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What hypothetical benefits and problems would a country have if it decided to have positive balance? That is, to have its debt much smaller than its assets. Similar to what Norway does.

And reverse, what would happen if Norway would decide to go full-USA and take loans untill the balance will reach 100% yearly gdp in debt, and then spend all this money on its industries, social programs.

Im mostly interested in comparing this two extremes, long term effects, over decades. I realise that any such massive change will cause short term disturbance. Mostly interested in cases where a country goes from 100% yearly gdp debt to 100% yearly gdp in assets, and the reverse, in a few decades, to be able to compare similar magnitude of change.

And in the very long term, would assets having country, outcompete the debt having countries? Would Norway as is slowly gain more and more capital and grow faster than USA, or would USA having money earlier invest it wisely and grow so fast that it would outpace the debt management? What conditions would change the outcome? What path is more stable against catastrophes? Does any path change how likely that a country would participate in a war?

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Build a balance sheet:

Assets = Liabilities + Equity

Assume a simplified government budget constraint:

Deficit Spending = New Money + New Debt - Taxes

Assume that spending is to accumulate assets on the balance sheet. So to accumulate assets without spending new money or new debt into an economy over a period the government must run a tax surplus. The government would accumulate equity claims instead of matching debt to assets with no change of equity.

Taxes that transfer money from non-government to government savings accounts kept on the books of the aggregate bank amount to a zero-sum transfer of savings from non-government to government. What public purpose is served if the government accumulates significant financial savings in the aggregate bank sector? The benefit from taxes or borrowing or money issue is the government spending and using assets wisely for public purposes. There is no benefit from government financial saving because society discounts nature at the interest rate and creates financial relations as we go along from past to present to future.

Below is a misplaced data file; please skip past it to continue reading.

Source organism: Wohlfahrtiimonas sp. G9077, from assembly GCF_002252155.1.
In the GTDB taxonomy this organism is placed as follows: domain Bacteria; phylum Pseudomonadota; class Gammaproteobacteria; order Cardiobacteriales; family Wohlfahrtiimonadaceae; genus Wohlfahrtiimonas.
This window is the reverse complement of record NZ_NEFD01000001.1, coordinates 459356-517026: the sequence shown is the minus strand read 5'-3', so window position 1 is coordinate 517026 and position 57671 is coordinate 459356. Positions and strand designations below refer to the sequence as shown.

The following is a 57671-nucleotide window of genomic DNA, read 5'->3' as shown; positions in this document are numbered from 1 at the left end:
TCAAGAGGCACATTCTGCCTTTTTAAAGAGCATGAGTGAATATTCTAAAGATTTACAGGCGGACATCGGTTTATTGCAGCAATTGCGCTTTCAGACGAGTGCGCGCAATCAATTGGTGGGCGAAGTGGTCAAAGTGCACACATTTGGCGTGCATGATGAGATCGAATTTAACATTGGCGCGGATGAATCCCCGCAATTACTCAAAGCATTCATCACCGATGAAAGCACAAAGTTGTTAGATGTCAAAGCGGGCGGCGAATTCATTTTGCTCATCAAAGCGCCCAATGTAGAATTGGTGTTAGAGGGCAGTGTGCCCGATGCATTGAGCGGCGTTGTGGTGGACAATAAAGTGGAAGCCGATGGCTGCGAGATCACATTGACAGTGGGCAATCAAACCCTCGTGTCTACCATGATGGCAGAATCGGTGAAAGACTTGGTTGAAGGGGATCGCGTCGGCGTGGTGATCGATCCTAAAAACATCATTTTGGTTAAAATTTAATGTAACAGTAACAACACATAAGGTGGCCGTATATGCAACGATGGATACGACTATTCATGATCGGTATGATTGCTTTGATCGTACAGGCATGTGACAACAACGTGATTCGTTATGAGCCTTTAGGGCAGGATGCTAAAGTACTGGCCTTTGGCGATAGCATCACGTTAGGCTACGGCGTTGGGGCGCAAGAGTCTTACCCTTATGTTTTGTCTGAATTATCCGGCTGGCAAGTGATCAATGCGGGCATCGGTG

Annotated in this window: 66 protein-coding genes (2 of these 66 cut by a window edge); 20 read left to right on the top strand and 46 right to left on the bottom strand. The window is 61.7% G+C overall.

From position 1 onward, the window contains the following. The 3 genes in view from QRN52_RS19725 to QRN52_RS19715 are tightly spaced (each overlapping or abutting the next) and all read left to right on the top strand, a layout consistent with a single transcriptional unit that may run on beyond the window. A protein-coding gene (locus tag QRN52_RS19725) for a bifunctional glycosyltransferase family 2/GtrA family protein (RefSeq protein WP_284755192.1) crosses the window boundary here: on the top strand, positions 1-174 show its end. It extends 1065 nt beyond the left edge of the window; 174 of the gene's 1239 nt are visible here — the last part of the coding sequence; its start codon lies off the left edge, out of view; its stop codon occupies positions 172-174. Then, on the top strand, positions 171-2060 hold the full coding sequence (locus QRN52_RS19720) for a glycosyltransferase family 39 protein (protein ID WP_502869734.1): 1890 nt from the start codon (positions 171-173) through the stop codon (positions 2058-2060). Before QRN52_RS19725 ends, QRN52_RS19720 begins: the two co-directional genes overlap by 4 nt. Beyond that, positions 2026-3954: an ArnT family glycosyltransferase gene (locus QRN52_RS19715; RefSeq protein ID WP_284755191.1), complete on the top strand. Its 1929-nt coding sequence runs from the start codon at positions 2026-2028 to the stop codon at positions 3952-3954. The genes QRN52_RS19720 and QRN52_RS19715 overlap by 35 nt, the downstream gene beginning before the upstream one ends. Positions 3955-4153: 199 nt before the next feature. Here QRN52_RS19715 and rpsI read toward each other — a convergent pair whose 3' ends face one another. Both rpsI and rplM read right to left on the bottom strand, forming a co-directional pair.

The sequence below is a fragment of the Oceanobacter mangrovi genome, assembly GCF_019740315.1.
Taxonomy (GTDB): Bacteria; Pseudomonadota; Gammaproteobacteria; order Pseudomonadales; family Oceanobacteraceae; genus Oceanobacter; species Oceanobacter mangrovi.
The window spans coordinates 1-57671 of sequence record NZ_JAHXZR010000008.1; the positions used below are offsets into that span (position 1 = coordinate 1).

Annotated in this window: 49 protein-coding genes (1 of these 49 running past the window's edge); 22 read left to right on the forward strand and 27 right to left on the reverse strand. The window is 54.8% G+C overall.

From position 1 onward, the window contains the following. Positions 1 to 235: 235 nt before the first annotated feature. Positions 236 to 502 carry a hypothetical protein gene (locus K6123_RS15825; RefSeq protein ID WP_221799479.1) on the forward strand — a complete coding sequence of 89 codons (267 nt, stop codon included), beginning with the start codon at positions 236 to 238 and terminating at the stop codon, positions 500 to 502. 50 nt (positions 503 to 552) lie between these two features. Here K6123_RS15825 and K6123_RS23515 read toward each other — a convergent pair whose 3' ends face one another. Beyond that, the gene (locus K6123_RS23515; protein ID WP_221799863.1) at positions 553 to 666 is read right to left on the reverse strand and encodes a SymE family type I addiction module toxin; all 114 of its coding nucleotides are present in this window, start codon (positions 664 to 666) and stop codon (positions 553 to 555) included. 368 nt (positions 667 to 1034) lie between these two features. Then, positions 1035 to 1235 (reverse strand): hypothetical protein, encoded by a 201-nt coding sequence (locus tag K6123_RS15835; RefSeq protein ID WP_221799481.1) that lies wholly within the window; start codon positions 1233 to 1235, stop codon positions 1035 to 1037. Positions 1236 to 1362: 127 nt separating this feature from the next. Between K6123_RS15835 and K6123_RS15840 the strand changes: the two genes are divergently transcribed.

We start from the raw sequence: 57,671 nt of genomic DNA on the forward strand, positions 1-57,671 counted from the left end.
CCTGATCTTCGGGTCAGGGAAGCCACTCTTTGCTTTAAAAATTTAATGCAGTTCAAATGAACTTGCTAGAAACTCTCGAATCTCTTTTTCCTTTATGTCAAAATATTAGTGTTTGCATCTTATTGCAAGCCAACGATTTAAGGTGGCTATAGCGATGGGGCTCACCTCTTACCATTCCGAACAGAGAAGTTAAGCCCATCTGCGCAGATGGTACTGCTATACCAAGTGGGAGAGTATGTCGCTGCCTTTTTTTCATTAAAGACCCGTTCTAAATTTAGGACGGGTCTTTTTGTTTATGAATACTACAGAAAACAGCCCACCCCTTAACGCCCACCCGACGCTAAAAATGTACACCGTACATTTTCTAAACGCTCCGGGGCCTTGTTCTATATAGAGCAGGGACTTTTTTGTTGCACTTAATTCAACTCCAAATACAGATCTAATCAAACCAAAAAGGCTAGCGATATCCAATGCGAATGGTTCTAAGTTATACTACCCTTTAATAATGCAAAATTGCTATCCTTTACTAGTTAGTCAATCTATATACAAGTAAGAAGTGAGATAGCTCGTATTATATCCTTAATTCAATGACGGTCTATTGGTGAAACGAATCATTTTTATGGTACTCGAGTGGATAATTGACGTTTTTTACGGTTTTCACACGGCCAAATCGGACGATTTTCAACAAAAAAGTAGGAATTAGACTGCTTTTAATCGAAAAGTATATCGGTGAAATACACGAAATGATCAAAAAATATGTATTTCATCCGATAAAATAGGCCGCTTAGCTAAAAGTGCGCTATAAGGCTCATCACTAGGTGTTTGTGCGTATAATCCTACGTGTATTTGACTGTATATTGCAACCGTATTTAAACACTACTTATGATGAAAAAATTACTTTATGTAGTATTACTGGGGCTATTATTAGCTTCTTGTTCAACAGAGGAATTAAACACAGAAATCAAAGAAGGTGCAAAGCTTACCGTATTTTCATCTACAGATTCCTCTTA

One famous case study for debt financed purchase of asset is the Louisiana purchase where USA bought large territory claimed by France:

https://www.monticello.org/thomas-jefferson/louisiana-lewis-clark/the-louisiana-purchase/

Then the public benefit of debt or tax financed purchase could be debated in the political process whether one is a voter, citizen, or economist because no one had a definitive answer to the ethical question what is the public good and how should the government use finance to cause the public good?

However if the United States government issues debt just to accumulate a financial savings account, that is, a debt claim against some other non-government sector, then there could be adverse consequences which are associated with government corruption and bad public policies.